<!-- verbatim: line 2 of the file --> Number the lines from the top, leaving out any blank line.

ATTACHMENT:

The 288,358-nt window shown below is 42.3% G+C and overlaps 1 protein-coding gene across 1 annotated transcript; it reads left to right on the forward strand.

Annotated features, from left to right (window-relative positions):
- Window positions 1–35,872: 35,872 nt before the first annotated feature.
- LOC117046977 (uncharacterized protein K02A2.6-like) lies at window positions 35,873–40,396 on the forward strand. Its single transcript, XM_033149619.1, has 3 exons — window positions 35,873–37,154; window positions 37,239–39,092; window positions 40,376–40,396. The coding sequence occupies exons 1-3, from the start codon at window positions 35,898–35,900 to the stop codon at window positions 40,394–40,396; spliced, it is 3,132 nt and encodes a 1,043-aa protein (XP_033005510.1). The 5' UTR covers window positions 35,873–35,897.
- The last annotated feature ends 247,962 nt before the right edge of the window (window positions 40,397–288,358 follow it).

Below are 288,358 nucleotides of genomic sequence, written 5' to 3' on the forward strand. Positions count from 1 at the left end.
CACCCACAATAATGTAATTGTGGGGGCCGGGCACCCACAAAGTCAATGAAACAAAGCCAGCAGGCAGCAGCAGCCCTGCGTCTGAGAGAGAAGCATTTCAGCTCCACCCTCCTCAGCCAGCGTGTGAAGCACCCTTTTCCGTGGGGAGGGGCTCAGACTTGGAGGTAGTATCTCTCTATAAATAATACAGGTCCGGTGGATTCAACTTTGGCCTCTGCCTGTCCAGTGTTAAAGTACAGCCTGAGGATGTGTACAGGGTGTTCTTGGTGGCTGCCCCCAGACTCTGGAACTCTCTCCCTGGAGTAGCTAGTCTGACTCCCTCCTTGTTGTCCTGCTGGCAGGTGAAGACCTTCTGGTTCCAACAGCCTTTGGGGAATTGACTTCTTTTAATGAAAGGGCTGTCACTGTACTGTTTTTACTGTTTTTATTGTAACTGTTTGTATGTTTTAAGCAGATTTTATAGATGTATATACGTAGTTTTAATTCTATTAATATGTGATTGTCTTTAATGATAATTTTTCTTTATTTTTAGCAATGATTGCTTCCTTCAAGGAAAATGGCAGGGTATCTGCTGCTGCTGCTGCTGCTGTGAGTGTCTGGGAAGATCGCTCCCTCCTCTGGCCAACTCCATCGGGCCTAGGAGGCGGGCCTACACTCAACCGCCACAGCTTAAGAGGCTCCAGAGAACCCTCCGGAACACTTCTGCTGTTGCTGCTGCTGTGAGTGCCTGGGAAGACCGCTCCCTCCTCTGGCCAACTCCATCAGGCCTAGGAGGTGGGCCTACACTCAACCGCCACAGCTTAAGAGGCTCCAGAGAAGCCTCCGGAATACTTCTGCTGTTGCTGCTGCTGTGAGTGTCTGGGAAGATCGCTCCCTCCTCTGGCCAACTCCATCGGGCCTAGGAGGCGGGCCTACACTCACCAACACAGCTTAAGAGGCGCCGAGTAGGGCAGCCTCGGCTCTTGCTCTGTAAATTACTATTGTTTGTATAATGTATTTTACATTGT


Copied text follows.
Annotated features, from left to right (window-relative positions):